α-HB is produced from the conversion of α-KB in a reaction catalyzed by LDH that occurs when the NADH/NAD+ ratio is elevated, as can occur from higher lipid oxidation events. Metabolites that change significantly (screening and targeted data, p<0.01) are indicated by a box; arrows indicate the direction of change. α-HB, alpha-hydroxybutyrate; α-KB, alpha-ketobutyrate; BCAA, branched chain amino acids; BCKDH, branched chain alpha keto acid dehydrogenase; CBS, cystathionine-beta-synthase; CGL, cystathionine gamma-lyase; HBDH, α-hydroxybutyrate dehydrogenase; LDH, lactate dehydrogenase; SAH, S-adenosyl-L-homocysteine; SAM, S-adenosyl Methionine. All compounds in boxes were measured using targeted assays, with the exception of α-KB, cysteine and BCAAs.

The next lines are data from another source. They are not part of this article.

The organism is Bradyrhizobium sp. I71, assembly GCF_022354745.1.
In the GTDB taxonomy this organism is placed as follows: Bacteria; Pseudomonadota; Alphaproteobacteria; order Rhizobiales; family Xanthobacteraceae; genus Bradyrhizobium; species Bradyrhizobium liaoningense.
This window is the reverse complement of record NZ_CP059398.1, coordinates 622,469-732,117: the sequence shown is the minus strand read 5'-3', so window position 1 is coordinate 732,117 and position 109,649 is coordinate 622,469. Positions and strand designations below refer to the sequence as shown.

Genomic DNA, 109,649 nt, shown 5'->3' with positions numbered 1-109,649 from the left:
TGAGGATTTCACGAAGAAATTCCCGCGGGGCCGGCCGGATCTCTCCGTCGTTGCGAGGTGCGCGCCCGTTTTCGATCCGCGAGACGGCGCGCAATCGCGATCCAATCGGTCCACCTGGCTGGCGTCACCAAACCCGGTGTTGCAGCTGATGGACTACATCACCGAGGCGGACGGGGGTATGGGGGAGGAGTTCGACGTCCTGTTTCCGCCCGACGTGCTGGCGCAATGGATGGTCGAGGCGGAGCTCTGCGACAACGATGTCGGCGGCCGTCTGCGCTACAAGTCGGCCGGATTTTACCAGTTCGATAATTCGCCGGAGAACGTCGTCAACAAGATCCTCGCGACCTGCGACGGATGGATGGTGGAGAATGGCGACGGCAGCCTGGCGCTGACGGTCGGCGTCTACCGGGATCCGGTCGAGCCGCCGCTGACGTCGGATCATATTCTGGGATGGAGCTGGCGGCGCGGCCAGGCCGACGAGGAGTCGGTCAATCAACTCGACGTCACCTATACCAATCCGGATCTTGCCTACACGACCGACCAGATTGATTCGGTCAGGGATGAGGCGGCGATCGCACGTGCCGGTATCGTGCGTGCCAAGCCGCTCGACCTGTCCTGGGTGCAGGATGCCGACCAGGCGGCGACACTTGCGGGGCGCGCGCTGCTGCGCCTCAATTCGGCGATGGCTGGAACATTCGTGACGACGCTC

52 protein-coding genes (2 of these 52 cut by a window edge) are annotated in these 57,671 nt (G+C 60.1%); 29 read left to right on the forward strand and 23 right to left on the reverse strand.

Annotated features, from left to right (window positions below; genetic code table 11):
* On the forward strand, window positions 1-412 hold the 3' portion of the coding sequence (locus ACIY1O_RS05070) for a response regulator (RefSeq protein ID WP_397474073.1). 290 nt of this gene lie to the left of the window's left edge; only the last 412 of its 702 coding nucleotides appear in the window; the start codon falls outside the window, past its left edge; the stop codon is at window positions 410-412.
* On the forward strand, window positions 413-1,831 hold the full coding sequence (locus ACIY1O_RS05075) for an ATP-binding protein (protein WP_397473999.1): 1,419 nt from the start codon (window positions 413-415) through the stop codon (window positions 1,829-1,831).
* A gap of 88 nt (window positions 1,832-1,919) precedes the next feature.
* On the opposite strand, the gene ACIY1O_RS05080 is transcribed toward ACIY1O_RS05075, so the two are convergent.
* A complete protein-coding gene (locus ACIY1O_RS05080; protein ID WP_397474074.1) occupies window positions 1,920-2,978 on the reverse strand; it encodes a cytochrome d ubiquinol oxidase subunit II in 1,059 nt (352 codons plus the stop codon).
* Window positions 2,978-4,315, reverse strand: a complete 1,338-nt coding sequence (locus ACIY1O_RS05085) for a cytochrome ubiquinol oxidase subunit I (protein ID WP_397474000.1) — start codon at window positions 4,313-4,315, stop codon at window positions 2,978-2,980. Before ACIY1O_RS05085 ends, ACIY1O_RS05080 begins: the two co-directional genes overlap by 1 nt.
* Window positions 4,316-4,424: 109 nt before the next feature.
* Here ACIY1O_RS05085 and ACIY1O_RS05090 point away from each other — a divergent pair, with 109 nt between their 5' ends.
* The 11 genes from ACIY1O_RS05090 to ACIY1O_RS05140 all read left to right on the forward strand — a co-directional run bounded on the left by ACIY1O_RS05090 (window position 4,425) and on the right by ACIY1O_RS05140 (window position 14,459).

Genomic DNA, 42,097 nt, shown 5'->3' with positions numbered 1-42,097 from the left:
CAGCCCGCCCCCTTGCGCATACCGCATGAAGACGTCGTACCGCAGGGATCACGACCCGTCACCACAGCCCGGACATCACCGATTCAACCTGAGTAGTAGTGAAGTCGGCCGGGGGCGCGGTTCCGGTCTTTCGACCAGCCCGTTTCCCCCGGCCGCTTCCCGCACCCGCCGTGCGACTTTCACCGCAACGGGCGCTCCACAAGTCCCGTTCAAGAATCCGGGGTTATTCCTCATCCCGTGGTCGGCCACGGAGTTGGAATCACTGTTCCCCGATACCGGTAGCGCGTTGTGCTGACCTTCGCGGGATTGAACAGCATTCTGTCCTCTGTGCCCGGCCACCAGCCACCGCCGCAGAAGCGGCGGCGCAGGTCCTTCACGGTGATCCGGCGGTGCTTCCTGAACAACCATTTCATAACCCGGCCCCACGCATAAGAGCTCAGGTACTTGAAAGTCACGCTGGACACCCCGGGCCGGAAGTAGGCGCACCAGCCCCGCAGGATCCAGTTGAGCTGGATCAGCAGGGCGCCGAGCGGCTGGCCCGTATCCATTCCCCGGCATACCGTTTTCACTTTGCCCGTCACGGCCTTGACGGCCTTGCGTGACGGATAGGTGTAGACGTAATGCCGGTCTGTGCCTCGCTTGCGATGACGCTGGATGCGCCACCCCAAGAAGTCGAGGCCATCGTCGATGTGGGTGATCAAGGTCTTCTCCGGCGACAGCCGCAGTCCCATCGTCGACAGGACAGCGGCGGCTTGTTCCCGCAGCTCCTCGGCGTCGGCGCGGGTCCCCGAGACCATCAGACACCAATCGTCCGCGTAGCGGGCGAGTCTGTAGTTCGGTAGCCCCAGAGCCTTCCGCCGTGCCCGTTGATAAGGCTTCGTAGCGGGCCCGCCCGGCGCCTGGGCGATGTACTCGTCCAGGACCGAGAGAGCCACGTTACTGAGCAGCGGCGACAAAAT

α–KB is also produced as a result of the conversion of cystathionine to cysteine. Under conditions of increased oxidative stress, a higher flux of cysteine into production of glutathione, the primary antioxidant in cells, occurs from a shift in homocysteine production from transmethylation of methionine to transsulfuration of homocysteine to produce cystathionine  (Figure 7). In one report, α–HB was associated with excess glutathione demand and disrupted mitochondrial energy metabolism and shown to derive from hepatic glutathione stress , supporting the idea that elevated α–HB may be associated with increased oxidative stress in the IR state.